Building in the Wetlands has Begun!

by Barbara Walvoord

(from Lathrop Lamp Post of March 16, 2017)

At Lathrop, we human residents are mapping and flagging our wetlands so as NOT to build on them.  If our plans involve wetlands, our town Conservation Commissions, backed by state and local laws, will require us to submit descriptions and diagrams, notify abutters, post a notice in the newspaper, and appear at a hearing.

Meanwhile, ignoring the flags and the paperwork, Lathrop’s red-winged blackbirds, early harbingers of spring, newly returned from wintering in the south, are busy building their homes in our wetlands.

red-winged blackbird. By Andy Reago & Chrissy McClarren – Red-winged Blackbird, CC BY 2.0, https://commons.wikimedia.org/w/index.php?curid=48262749.

The nest is what Habitat for Humanity would call a “woman build.”  The nest site is low to the ground or water surface, among clustered stems of plants like cattails, alder, goldenrod, or blackberry.  Our builder weaves stringy plant material around several close, upright stems to make a platform.  Around and over this, she adds more wet leaves and decayed wood.  She plasters the inside with mud to make a cup and lines the cup with fine, dry grasses. In one study, a nest contained 34 strips of willow bark and 142 cattail leaves, some 2 feet long (https://www.allaboutbirds.org/guide/Red-winged_Blackbird/lifehistory).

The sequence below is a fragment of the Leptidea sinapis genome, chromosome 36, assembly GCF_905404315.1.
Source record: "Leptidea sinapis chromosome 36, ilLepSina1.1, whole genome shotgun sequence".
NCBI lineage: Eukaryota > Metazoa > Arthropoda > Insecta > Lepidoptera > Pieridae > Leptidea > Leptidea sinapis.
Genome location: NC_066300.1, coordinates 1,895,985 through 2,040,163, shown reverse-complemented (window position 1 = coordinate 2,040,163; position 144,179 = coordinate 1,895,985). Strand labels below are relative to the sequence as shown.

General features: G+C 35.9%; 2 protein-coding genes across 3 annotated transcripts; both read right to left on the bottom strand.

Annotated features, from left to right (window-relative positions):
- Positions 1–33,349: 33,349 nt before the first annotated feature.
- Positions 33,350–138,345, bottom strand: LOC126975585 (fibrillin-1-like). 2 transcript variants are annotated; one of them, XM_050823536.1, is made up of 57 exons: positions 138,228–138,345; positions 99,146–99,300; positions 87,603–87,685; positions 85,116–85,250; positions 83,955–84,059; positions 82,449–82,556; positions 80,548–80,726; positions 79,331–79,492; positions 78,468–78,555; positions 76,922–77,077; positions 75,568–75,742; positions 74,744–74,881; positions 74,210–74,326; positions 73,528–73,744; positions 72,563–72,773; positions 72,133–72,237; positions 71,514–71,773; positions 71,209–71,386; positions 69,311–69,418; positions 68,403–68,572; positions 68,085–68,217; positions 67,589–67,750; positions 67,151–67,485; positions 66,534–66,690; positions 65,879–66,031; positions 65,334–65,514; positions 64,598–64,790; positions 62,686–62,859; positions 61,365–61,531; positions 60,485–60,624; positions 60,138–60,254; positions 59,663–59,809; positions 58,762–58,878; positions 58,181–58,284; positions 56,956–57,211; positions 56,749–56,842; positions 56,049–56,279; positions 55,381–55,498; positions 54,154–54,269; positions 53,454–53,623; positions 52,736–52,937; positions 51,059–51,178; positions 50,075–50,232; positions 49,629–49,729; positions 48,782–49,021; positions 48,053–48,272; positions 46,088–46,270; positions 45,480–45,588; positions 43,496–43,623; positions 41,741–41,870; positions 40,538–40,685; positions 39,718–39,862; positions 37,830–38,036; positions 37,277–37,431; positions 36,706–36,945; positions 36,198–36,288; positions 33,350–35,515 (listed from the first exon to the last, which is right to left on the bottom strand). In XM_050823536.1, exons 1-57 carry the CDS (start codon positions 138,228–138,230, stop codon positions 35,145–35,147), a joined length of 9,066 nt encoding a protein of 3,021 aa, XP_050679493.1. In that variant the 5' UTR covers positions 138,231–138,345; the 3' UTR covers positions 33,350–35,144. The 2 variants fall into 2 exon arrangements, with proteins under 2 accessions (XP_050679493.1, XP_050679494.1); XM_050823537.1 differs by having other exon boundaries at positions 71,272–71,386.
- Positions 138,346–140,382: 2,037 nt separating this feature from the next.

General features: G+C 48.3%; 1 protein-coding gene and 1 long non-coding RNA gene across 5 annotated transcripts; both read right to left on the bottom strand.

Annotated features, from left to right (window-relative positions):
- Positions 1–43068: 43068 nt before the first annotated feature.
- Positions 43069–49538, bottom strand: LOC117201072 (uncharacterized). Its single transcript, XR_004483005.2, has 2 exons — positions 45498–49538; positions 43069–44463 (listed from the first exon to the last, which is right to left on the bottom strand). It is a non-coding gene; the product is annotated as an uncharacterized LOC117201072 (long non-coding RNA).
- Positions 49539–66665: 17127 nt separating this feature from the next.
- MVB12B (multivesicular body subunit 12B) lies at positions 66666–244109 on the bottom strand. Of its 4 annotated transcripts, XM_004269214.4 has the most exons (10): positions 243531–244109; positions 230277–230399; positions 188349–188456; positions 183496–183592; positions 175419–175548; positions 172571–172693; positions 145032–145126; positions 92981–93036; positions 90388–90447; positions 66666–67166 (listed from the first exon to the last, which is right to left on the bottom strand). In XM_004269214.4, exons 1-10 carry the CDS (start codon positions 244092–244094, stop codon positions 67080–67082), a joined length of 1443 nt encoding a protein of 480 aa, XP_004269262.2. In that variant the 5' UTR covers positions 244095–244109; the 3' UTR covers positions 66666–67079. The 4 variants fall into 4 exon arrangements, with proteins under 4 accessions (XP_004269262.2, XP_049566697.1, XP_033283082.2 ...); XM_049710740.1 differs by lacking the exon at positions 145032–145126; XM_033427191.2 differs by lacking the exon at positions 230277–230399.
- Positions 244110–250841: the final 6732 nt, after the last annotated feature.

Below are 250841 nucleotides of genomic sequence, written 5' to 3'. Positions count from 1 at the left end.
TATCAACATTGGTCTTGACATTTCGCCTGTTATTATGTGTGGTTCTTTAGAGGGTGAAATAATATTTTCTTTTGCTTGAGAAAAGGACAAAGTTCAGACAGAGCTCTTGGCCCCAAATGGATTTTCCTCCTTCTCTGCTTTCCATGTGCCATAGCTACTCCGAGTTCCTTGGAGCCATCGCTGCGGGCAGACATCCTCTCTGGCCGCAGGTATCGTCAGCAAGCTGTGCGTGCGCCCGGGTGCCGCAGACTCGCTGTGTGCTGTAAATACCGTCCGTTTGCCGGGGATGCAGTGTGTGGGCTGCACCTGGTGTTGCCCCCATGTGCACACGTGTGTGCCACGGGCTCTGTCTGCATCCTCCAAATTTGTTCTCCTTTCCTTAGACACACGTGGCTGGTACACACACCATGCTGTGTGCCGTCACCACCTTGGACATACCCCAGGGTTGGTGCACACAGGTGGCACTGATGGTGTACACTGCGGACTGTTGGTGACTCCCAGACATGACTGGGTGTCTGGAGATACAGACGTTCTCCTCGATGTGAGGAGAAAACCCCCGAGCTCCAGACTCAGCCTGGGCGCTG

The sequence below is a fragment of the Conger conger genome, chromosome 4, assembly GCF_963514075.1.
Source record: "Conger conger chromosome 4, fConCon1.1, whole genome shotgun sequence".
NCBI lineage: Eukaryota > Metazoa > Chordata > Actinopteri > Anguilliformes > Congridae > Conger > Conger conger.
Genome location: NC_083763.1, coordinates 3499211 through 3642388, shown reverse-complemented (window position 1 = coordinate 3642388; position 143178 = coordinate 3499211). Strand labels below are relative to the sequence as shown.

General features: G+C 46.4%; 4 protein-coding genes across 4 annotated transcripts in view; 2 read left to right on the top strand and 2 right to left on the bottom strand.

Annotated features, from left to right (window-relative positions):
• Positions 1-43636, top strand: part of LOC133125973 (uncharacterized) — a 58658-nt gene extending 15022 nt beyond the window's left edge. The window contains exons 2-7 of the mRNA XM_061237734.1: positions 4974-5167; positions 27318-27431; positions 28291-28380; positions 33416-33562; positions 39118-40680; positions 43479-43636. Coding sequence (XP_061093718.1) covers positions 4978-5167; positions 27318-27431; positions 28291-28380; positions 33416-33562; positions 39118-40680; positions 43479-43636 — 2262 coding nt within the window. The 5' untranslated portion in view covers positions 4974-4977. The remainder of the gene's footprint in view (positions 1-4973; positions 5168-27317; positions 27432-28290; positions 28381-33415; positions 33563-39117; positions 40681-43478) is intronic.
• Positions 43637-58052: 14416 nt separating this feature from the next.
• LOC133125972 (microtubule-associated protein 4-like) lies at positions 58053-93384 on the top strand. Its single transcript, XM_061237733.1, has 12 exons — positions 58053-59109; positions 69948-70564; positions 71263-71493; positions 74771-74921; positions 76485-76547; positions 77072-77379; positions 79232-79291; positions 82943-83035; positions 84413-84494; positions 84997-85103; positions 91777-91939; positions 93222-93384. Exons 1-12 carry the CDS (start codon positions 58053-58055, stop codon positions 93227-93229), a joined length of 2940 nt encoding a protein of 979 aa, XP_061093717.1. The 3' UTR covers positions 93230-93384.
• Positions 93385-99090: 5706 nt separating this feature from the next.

As many as 15 females may nest in one male’s territory (and yes, he gets to mate with them all, though DNA studies show that some of the kids are sired by somebody else).

While the women are doing all this building and, ahem, other activity, the male (when he’s not engaged in other activity) is perched on a cattail, singing away.  It’s no happy Sunday music program, however;  the lyrics are “stay out!”  Males may spend up to a quarter of their time defending their territory from rivals and predators, sometimes even going after horses and people.

Between 1966 and 2014, red-winged blackbird populations declined 30%.  So we humans need to do all we can to NOT build in our wetlands and to nurture the native plants that best support the insects these birds need.  Then, at Lathrop, our wetland homebuilders can continue to sing not only, “stay out” to rivals and predators, but “spring is here!” to our waiting hearts.

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